‘It should matter everything to you, Mr. Gray.’
‘Because you have now the most marvellous youth, and
youth is the one thing worth having.’
‘I don’t feel that, Lord Henry.’
‘No, you don’t feel it now. Some day, when you are
old and wrinkled and ugly, when thought has seared your
forehead with its lines, and passion branded your lips with
its hideous fires, you will feel it, you will feel it terribly.
Now, wherever you go, you charm the world. Will it
always be so?
‘You have a wonderfully beautiful face, Mr. Gray.
Don’t frown. You have. And Beauty is a form of
Genius,—is higher, indeed, than Genius, as it needs no
explanation. It is one of the great facts of the world, like
sunlight, or spring-time, or the reflection in dark waters of
that silver shell we call the moon. It cannot be questioned.
It has its divine right of sovereignty. It makes princes of
those who have it. You smile? Ah! when you have lost it
you won’t smile.
‘People say sometimes that Beauty is only superficial.
That may be so. But at least it is not so superficial as
Thought. To me, Beauty is the wonder of wonders. It is
only shallow people who do not judge by appearances.
The true mystery of the world is the visible, not the
‘Yes, Mr. Gray, the gods have been good to you. But
what the gods give they quickly take away. You have only
a few years in which really to live. When your youth goes,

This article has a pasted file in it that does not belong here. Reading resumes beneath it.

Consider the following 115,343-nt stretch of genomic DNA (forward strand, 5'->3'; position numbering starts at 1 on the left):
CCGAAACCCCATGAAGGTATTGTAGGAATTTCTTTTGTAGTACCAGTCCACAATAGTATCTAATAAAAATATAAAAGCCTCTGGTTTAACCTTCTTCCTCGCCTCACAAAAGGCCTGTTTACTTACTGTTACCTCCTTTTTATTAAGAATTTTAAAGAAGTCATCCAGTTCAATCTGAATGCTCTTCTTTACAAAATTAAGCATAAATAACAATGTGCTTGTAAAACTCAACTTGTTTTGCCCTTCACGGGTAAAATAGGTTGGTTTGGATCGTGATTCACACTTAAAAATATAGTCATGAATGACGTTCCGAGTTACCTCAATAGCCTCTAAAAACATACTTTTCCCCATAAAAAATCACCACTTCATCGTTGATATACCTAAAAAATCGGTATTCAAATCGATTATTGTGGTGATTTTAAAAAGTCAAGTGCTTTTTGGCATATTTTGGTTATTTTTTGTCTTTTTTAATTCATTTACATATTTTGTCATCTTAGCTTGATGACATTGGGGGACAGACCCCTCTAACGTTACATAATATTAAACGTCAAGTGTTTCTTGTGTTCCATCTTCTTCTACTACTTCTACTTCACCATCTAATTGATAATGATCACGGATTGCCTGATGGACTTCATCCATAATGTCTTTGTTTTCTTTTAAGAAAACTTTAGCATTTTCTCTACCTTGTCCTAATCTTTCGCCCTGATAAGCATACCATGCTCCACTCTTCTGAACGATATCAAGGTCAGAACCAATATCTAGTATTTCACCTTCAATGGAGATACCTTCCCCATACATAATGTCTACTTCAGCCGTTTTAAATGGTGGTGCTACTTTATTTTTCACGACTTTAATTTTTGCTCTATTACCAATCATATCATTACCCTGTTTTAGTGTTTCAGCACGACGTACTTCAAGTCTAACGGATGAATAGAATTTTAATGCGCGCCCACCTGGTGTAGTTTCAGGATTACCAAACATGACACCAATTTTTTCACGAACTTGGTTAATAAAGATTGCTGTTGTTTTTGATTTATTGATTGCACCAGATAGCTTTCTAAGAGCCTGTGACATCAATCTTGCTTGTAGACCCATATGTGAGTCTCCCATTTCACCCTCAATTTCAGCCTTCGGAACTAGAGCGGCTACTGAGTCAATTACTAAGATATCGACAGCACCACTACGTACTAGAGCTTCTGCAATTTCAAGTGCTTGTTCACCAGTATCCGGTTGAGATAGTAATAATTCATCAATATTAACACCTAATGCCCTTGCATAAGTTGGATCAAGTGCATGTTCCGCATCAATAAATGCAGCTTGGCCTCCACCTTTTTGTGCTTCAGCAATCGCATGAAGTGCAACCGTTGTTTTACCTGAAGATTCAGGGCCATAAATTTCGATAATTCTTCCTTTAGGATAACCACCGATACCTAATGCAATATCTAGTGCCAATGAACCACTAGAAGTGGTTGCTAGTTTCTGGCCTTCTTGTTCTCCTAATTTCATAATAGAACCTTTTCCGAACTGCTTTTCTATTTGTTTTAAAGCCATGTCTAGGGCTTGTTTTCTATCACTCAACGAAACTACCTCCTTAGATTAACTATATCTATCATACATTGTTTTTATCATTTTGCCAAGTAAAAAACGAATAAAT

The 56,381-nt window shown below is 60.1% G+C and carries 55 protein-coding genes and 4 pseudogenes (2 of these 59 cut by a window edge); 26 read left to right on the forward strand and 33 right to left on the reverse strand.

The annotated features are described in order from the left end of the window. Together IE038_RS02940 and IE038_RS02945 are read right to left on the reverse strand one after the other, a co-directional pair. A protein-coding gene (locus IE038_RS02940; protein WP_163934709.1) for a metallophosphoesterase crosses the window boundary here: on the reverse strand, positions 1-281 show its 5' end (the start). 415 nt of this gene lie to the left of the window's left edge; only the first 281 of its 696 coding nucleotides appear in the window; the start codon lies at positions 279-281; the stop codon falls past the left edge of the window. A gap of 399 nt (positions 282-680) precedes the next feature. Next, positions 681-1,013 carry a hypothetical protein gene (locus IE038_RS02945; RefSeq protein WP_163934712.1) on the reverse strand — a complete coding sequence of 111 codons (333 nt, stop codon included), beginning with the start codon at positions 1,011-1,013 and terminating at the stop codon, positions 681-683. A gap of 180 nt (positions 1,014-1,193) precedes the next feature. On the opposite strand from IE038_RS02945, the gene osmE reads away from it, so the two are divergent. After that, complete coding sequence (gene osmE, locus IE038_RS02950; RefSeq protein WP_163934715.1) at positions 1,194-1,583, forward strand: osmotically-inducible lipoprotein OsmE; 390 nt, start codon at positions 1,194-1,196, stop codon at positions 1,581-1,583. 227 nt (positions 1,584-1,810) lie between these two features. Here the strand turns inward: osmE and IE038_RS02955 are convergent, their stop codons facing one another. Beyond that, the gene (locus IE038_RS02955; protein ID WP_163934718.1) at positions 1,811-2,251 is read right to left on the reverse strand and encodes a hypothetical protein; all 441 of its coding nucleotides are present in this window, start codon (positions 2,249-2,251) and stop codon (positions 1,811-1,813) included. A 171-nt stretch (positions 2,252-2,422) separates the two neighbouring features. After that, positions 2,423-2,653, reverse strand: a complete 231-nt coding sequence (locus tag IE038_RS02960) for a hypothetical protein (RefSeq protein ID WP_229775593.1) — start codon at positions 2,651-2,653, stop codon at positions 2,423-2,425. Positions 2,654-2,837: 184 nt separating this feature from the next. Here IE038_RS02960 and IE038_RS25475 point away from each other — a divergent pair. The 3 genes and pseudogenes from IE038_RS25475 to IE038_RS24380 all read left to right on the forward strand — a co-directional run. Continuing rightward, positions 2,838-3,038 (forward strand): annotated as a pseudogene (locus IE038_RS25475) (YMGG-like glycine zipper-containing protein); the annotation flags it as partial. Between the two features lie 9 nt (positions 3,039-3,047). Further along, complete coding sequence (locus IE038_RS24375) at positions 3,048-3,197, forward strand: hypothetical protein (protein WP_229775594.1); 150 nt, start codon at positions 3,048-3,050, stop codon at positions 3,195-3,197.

your beauty will go with it, and then you will suddenly
discover that there are no triumphs left for you, or have to
content yourself with those mean triumphs that the
memory of your past will make more bitter than defeats.
Every month as it wanes brings you nearer to something
dreadful. Time is jealous of you, and wars against your
lilies and your roses. You will become sallow, and hollowcheeked,
and dull-eyed. You will suffer horribly.
‘Realize your youth while you have it. Don’t squander
the gold of your days, listening to the tedious, trying to
improve the hopeless failure, or giving away your life to
the ignorant, the common, and the vulgar, which are the
aims, the false ideals, of our age. Live! Live the wonderful
life that is in you! Let nothing be lost upon you. Be always
searching for new sensations. Be afraid of nothing.
‘A new hedonism,—that is what our century wants.
You might be its visible symbol. With your personality
there is nothing you could not do. The world belongs to
you for a season.
‘The moment I met you I saw that you were quite
unconscious of what you really are, what you really might
be. There was so much about you that charmed me that I
felt I must tell you something about yourself. I thought
how tragic it would be if you were wasted. For there is
such a little time that your youth will last,—such a little
‘The common hill-flowers wither, but they blossom
again. The laburnum will be as golden next June as it is
now. In a month there will be purple stars on the clematis,
and year after year the green night of its leaves will have its
purple stars. But we never get back our youth. The pulse
of joy that beats in us at twenty, becomes sluggish. Our
limbs fail, our senses rot. We degenerate into hideous
puppets, haunted by the memory of the passions of which
we were too much afraid, and the exquisite temptations
that we did not dare to yield to. Youth! Youth! There is
absolutely nothing in the world but youth!